Phil Hall’s new book, “The Encyclopedia of Underground Movies: Films from the Fringes of Cinema” is so much more than a cursory introduction into a world of moviemaking usually shunned by the major film distribution conglomerates and multiplexes.
It is a must-read and must-own tome for those who love cinema or want to become filmmakers themselves, chock-full of astute reports on unconventional movies for those looking for something fresh and unconventional, and indispensable knowledge for those who want to know what to do after they make their own movie.
If you want to be a filmmaker so you can be rich and famous like Brett Ratner, this is not the book for you. If you want to learn about the ins and out of becoming a mainstream director, Farber and Farber has a great series of books about directors being directors. However, if you’re on the prowl for new works of unique originality, full of feral, madcap, peculiar and frequently creative material, but don’t know how or where to look, Phil Hall is your perfect guide. As a contributing editor for Film Threat, Hall has spent much time hunting down the obscure and the forgotten, covering not only the films from underground filmmakers like Dorne Pentes and Nathan Bramble, or the actors like the talented and luminous Debbie Rochon, who has used her fame as a star from several Troma Films to help emerging filmmakers by appearing in dozens of projects who would never get seen without a name talent attached, but the long “lost” films from artists such as Luis Bunuel, Stanley Kubrick and Jerry Lewis. (Full disclosure: The writer of this review works for Troma Entertainment as well as the publisher of this website.)
The book is broken down into several sections, for easy categorization. The first, “The Artistic Underground,” covers dramatic storytelling from several angles, from on-the-fly adaptations of classic Shakespeare plays to bizarre experimental projects and truly queer cinema. “The Artistic Underground” also sets up the structure from which the other chapters will follow closely: discussions of several notable films and filmmakers in the specific field being discussed, followed by a glossary of how and where to find some examples of the best works in that field, and finishing with an perceptive interview from an exceptional artist. Other chapters covering individual genres include “Frantic Antics” (covering underground comedies), “Real Life/Reel Life” (documentaries), “Rod Serling’s Children” (horror and science fiction).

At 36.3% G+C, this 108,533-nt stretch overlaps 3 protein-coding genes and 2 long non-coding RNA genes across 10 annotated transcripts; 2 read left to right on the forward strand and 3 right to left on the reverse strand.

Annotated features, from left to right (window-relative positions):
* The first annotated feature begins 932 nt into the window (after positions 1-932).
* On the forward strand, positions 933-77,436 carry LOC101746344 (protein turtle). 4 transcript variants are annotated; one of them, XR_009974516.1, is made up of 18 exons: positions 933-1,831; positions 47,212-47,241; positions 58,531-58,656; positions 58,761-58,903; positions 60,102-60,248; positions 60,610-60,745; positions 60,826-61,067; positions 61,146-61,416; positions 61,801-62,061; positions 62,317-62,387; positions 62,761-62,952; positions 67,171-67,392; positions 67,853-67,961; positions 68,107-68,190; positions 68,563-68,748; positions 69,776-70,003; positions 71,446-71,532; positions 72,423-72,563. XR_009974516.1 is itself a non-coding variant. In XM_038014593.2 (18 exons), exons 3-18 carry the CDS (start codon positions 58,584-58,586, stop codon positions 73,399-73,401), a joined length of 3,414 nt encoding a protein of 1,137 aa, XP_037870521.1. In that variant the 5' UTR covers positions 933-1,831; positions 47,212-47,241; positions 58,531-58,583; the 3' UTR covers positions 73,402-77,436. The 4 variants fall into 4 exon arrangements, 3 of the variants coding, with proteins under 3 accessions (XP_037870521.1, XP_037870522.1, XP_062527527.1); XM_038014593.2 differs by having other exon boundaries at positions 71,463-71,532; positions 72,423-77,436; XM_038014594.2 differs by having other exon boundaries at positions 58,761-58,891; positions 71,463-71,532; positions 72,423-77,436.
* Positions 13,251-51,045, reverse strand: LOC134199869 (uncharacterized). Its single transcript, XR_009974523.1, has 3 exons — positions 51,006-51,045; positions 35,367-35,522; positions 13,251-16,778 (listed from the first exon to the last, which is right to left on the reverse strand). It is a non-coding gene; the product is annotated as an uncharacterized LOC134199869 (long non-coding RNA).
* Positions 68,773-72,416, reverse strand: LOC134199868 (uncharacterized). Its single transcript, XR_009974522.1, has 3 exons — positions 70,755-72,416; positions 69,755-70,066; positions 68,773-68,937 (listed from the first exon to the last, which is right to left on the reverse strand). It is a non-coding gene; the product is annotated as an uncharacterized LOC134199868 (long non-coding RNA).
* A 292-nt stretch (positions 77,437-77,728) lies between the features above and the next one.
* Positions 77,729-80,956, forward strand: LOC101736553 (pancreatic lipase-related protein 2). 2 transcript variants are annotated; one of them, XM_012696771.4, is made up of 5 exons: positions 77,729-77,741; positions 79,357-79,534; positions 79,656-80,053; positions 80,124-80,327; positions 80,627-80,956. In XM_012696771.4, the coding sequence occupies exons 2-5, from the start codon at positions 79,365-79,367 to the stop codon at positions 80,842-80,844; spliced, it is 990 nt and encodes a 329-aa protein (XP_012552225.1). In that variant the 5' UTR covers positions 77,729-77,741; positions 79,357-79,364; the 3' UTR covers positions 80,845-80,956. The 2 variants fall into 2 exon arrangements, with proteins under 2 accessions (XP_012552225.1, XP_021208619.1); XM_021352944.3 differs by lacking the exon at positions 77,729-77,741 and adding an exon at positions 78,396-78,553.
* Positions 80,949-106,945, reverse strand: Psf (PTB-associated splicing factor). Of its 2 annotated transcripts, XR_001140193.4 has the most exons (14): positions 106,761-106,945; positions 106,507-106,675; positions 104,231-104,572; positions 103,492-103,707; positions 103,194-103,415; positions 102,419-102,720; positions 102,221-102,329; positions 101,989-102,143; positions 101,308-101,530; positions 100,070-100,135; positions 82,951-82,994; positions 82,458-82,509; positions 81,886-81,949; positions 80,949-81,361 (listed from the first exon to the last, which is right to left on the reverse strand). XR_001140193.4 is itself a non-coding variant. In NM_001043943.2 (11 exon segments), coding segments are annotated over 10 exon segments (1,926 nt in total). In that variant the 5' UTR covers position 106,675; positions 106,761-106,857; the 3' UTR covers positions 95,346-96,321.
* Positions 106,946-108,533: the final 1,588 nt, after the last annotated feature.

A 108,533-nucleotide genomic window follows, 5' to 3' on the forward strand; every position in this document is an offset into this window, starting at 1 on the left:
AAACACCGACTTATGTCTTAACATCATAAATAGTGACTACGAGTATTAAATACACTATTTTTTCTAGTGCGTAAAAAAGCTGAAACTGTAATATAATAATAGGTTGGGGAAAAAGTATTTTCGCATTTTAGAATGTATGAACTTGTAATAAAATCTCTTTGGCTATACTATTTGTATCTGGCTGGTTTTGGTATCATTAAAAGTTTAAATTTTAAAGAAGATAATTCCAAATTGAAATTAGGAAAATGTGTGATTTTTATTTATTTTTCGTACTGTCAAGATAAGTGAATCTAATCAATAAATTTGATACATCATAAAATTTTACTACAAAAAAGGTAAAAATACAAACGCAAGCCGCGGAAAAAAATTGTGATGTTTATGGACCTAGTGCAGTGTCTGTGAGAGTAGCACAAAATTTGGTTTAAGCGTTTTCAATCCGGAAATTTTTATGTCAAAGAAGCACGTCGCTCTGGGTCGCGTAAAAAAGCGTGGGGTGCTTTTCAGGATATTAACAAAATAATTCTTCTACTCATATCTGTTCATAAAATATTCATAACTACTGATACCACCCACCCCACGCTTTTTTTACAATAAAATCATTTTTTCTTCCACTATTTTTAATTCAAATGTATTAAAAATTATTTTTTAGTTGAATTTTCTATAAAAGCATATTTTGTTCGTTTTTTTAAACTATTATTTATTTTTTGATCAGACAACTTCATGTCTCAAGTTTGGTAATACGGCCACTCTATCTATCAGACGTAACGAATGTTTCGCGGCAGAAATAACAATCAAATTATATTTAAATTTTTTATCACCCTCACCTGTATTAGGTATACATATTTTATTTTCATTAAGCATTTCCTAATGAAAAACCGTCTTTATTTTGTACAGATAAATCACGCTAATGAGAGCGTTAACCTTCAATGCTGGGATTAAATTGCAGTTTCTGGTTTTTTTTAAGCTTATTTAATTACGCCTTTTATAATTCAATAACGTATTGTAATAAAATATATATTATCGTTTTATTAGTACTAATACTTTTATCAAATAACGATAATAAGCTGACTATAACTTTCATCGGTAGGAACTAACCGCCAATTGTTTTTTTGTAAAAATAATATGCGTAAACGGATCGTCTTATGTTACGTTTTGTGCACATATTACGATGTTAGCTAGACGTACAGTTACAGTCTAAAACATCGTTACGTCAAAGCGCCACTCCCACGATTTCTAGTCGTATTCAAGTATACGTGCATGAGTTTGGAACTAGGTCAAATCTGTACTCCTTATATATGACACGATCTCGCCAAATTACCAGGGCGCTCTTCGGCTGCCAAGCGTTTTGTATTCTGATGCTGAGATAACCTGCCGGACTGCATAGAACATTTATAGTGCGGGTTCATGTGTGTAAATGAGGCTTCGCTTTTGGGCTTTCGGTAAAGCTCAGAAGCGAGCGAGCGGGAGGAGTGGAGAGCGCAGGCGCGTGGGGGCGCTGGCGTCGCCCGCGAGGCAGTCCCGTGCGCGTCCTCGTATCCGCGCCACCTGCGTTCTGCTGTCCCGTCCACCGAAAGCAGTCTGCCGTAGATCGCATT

The second half of the book covers aspects of how the underground filmmaker can get their films seen, from the personal website and commercial sites like iFilm and UndergroundFilm to film festivals and film distribution. And that is where Phil Hall becomes especially inspirational. Even before reaching the final chapter, where he speaks with underground filmmakers who have gotten their works into commercial theatres and independent distributors who actively seek out up-and-coming artists, it was heartening to see the sheer number of titles who were able to get some kind of public exhibition, even if it was only one week at one theatre in New York City, including several whose reviews written by this author can be found on this site.
If anything, Hall will give readers so many films to discover and so many resources to inspect, they’ll possibly find themselves overwhelmed at first. Hundreds of films are fondly profiled with such direct articulacy, one will want to see them all, and as promptly as possible. This reviewer has possessed his copy of this book for several weeks before the writing of this review, and has frustratingly only touched on but a handful of the myriad of movies rundown here, but some of the movies discovered have been worth the search. Under the radar filmmakers have a great friend in Phil Hall, and one can only hope he will continue to help film fans find these hidden gems.
Phil Hall’s “The Encyclopedia of Underground Movies: Films from the Fringes of Cinema” is available directly from the publisher, Michael Wiese Productions. FilmJerk.com has not and does not receive any financial remuneration from the sale of this book.Rating: A